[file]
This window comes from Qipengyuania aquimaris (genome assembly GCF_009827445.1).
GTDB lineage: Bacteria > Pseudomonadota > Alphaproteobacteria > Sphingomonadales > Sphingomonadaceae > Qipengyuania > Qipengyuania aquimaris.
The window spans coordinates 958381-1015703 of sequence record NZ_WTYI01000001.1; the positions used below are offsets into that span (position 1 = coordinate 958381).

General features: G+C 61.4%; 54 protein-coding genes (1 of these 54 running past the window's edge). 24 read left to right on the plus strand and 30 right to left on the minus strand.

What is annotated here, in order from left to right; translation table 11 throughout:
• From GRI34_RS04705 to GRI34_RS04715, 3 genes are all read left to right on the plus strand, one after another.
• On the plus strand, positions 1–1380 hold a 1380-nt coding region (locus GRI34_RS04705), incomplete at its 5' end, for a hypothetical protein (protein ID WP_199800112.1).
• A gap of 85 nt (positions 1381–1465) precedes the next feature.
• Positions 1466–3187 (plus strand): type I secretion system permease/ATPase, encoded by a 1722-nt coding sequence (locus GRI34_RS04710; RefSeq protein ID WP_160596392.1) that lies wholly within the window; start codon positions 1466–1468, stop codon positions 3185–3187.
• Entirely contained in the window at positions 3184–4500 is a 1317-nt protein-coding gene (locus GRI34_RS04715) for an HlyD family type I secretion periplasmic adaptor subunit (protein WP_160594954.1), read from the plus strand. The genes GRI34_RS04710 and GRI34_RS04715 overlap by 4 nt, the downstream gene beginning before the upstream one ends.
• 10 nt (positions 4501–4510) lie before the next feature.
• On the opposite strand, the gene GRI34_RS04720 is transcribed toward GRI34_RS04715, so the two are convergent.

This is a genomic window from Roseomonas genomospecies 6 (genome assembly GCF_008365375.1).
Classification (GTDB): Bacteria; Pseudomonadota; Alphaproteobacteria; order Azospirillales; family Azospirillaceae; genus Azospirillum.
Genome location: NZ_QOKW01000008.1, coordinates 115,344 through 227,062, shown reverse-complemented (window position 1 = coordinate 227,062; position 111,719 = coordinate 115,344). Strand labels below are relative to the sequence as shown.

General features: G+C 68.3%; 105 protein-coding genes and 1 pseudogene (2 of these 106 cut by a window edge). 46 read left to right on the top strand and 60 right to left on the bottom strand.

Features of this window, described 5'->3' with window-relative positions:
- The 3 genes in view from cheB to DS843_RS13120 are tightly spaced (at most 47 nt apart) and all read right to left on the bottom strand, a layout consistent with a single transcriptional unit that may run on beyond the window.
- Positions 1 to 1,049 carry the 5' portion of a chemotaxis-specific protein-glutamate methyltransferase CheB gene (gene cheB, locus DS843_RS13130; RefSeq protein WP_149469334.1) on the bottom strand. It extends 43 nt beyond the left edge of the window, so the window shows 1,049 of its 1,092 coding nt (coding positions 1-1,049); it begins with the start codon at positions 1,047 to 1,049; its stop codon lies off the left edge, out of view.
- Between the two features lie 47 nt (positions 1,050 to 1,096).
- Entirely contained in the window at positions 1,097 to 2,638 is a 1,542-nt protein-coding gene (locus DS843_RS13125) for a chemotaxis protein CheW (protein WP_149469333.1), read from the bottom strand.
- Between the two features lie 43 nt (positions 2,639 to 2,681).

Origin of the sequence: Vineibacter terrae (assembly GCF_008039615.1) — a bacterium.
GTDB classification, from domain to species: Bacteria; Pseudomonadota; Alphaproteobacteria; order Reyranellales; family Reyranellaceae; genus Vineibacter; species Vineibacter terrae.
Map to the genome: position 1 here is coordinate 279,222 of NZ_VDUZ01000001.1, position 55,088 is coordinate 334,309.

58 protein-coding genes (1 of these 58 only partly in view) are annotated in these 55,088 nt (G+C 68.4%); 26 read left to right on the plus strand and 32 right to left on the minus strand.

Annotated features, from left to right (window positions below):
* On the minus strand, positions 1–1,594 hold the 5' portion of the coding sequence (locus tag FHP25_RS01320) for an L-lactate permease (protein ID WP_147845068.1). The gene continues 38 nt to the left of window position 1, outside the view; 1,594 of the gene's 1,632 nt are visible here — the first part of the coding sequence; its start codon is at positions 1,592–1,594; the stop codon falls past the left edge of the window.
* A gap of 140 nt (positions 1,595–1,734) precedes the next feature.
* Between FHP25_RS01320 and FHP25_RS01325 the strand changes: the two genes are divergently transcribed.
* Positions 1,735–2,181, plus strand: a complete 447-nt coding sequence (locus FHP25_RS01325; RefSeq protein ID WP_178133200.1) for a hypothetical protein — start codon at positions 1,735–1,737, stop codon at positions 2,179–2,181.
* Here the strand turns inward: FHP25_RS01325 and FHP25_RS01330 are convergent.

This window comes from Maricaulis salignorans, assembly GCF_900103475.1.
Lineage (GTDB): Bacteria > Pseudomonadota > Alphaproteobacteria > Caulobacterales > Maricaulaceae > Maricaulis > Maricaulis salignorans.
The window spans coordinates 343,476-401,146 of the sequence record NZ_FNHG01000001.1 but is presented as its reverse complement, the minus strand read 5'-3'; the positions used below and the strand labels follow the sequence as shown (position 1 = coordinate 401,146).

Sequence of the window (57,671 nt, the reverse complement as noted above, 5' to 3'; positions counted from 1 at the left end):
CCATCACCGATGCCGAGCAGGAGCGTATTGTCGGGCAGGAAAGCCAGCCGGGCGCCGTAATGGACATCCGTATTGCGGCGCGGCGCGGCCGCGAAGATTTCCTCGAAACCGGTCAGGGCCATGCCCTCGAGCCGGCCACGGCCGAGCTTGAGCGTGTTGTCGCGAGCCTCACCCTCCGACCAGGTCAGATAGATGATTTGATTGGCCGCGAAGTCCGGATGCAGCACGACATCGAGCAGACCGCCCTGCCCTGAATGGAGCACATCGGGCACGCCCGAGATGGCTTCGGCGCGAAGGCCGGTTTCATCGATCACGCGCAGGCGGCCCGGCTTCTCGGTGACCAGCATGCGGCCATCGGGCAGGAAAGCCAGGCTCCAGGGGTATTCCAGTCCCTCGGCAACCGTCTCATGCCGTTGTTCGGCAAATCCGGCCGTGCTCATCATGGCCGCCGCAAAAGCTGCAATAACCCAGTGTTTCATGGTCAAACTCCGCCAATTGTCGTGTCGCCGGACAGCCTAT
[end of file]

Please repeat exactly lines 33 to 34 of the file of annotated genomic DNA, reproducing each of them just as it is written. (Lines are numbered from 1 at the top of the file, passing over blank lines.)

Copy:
This window comes from Maricaulis salignorans, assembly GCF_900103475.1.
Lineage (GTDB): Bacteria > Pseudomonadota > Alphaproteobacteria > Caulobacterales > Maricaulaceae > Maricaulis > Maricaulis salignorans.